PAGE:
Anthony Joseph Studer

Assistant Professor

Dr. Studer improves the efficiency and productivity of cereal crops by optimizing photosynthesis and water use. His research contributes to the development of crops that are resilient to climate change and meet the needs of growers at the regional, national, and international levels.

Primary Disciplines

Education

  • Ph.D. Genetics, University of Wisconsin-Madison, 2011.
  • B.S. Biology, Defiance College, 2005.

Research Interests

  • My lab studies the evolution, regulation, and function of the carbon concentrating mechanism employed by plants for C4 photosynthesis. This process plays an important role in carbon dioxide uptake and transpirational water loss, and thus, has direct implications for photosynthetic and water-use efficiency. Elucidating the genetic control of photosynthesis will enable the manipulation of crops (through both breeding and engineering) to improve productivity and sustainability, which will be vital for food and fuel security in a changing environment.

Selected Articles in Journals

  • Twohey III, R. J., Roberts, L. M., & Studer A. J. (2018). Leaf Stable Carbon Isotope Composition Reflects Transpiration Efficiency in Zea mays. The Plant Journal, https://doi.org/10.1111/tpj.14135
  • Kolbe, A. R., Brutnell, T. P., Cousins, A. B., & Studer, A. J. (2018). Carbonic anhydrase mutants in Zea mays have altered stomatal responses to environmental signals. Plant Physiology, https://doi.org/10.1104/pp.18.00176
  • Kolbe A. R., Studer A. J., & Cousins A. B. (2018). Biochemical and transcriptomic analysis of maize diversity to elucidate drivers of leaf carbon isotope composition. Functional Plant Biology https://doi.org/10.1071/FP17265
  • Studer, A. J., Wang, H., & Doebley, J. F. (2017). Selection during maize domestication targeted a gene network controlling plant and inflorescence architecture. Genetics, 207(2), 755-765.
  • Huang, P., Studer, A. J., Schnable, J. C., Kellogg, E. A., & Brutnell, T. P. (2017). Cross species selection scans identify components of C4 photosynthesis in the grasses. Journal of Experimental Botany, erw256.
  • Studer, A. J.*, Schnable, J. C.*, Weissmann, S., Kolbe, A. R., McKain, M. R., Shao, Y., Cousins, A. B., Kellogg, E. A., & Brutnell, T. P. (2016). The draft genome of Dichanthelium oligosanthes: A C3 panicoid grass species. Genome Biol., 17(1) 223.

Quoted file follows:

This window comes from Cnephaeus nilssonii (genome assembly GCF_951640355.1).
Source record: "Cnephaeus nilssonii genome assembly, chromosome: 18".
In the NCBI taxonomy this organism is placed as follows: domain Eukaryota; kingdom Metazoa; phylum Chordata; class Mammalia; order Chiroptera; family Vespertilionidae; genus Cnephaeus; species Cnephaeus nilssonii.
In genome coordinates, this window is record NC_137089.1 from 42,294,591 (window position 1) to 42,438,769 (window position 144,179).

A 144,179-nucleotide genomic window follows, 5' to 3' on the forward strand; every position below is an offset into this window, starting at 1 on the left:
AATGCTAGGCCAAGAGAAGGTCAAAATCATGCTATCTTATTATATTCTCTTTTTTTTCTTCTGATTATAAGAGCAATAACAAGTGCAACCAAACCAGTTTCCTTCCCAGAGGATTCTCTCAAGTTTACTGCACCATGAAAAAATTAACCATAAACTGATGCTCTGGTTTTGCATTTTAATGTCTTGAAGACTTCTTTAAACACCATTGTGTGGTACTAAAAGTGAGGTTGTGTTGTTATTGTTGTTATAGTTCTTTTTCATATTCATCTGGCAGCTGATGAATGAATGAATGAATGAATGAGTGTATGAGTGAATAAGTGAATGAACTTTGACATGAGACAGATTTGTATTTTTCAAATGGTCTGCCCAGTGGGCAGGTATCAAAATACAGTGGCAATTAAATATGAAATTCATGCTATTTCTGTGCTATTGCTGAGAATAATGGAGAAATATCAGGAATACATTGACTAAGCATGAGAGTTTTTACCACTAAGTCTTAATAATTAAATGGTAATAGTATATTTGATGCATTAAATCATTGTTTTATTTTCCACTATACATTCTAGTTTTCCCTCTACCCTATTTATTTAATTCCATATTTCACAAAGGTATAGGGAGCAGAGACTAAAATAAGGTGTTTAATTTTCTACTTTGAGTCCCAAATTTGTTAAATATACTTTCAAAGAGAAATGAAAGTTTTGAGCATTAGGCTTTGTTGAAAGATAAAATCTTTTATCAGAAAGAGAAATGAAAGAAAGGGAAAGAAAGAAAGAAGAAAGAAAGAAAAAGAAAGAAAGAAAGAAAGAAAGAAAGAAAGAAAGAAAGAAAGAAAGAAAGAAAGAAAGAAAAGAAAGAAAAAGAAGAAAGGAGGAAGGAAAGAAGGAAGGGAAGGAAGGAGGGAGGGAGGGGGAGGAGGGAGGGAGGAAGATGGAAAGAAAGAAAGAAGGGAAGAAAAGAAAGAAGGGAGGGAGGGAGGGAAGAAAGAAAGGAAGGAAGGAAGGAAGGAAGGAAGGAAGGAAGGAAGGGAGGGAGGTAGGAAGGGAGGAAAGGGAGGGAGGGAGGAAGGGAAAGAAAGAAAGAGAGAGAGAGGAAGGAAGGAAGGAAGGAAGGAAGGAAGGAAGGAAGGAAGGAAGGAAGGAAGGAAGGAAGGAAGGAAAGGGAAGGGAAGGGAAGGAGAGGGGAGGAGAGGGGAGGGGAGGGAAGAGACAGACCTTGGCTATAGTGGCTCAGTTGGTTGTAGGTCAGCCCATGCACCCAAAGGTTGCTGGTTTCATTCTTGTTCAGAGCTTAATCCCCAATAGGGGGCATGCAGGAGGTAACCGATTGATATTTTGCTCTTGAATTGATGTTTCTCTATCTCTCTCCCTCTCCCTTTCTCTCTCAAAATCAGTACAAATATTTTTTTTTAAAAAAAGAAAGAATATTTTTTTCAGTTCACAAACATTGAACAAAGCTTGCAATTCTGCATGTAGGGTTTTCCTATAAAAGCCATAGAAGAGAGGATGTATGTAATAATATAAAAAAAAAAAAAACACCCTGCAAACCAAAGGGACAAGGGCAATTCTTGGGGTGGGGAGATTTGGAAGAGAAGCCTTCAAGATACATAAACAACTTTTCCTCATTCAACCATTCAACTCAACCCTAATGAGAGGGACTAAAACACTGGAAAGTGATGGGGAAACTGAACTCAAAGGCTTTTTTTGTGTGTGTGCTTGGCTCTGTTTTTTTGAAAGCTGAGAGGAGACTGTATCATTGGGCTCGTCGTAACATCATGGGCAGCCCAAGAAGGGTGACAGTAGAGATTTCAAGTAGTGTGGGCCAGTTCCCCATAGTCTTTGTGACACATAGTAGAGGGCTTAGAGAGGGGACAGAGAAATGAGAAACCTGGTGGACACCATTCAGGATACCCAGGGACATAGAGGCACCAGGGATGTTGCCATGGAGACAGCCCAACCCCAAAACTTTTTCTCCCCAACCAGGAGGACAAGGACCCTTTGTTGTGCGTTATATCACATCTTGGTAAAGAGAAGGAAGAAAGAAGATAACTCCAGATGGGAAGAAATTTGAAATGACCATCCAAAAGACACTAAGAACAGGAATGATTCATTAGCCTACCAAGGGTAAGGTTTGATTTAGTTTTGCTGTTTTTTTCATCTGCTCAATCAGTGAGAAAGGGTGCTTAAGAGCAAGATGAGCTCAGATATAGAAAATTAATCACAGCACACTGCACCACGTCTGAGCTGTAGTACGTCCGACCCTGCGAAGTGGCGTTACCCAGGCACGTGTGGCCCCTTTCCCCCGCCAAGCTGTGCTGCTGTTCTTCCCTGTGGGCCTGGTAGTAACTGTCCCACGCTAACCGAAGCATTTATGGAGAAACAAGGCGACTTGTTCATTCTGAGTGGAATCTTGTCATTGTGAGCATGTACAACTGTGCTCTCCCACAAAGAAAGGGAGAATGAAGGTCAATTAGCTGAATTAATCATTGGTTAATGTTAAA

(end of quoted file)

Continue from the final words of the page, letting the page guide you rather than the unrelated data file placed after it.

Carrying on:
• Yang, C. J., Kursel, L. E., Studer, A. J., Bartlett, M. E., Whipple, C. J., & Doebley, J. F. (2016). A gene for genetic background in Zea mays: fine-mapping enhancer of teosinte branched1. 2 (etb1. 2) to a YABBY class transcription factor. Genetics, 204(4),
  • Wang, H., Studer, A.J., Zhao, Q., Meeley, R., & Doebley, J. (2015) Evidence that the origin of naked kernels during maize domestication was caused by a single amino acid substitution in tga1. Genetics, 200(3), 965-974.
  • Wang, L., A. Czedik-Eysenberg, R. Mertz, Y. Si, T. Tohge, A. Nunes-Nesi, S. Arrivault, L. Dedow, D. Bryant, W. Zhou, J. Xu, S. Weissmann, A. J. Studer, et al. (2014) Comparative analyses of C4 and C3 photosynthesis in developing leaves of maize and rice. Nature Biotechnology, doi:10.1038/nbt.3019
  • Studer, A. J., Gandin, A., Kolbe, A. R., Wang, L., Cousins, A. B., & Brutnell, T. P. (2014). A limited role for carbonic anhydrase in C4 photosynthesis as revealed by a ca1ca2 double mutant in maize. Plant physiology, 165(2), 608-617.
  • Studer, A. J., & Doebley, J. F. (2012). Evidence for a natural allelic series at the maize domestication locus teosinte branched1. Genetics, 191(3), 951-958.
  • Studer, A. J., Zhao, Q., Ross-Ibarra, J., & Doebley, J. (2011). Identification of a functional transposon insertion in the maize domestication gene tb1. Nature genetics, 43(11), 1160-1163.
  • Studer, A. J., & Doebley, J. F. (2011). Do large effect QTL fractionate? A case study at the maize domestication QTL teosinte branched1. Genetics, 188(3), 673-681.
  • Quijada, P., Shannon, L. M., Glaubitz, J. C., Studer, A. J., & Doebley, J. (2009). Characterization of a major maize domestication QTL on the short arm of chromosome 1. Maydica 54(4), 401-408.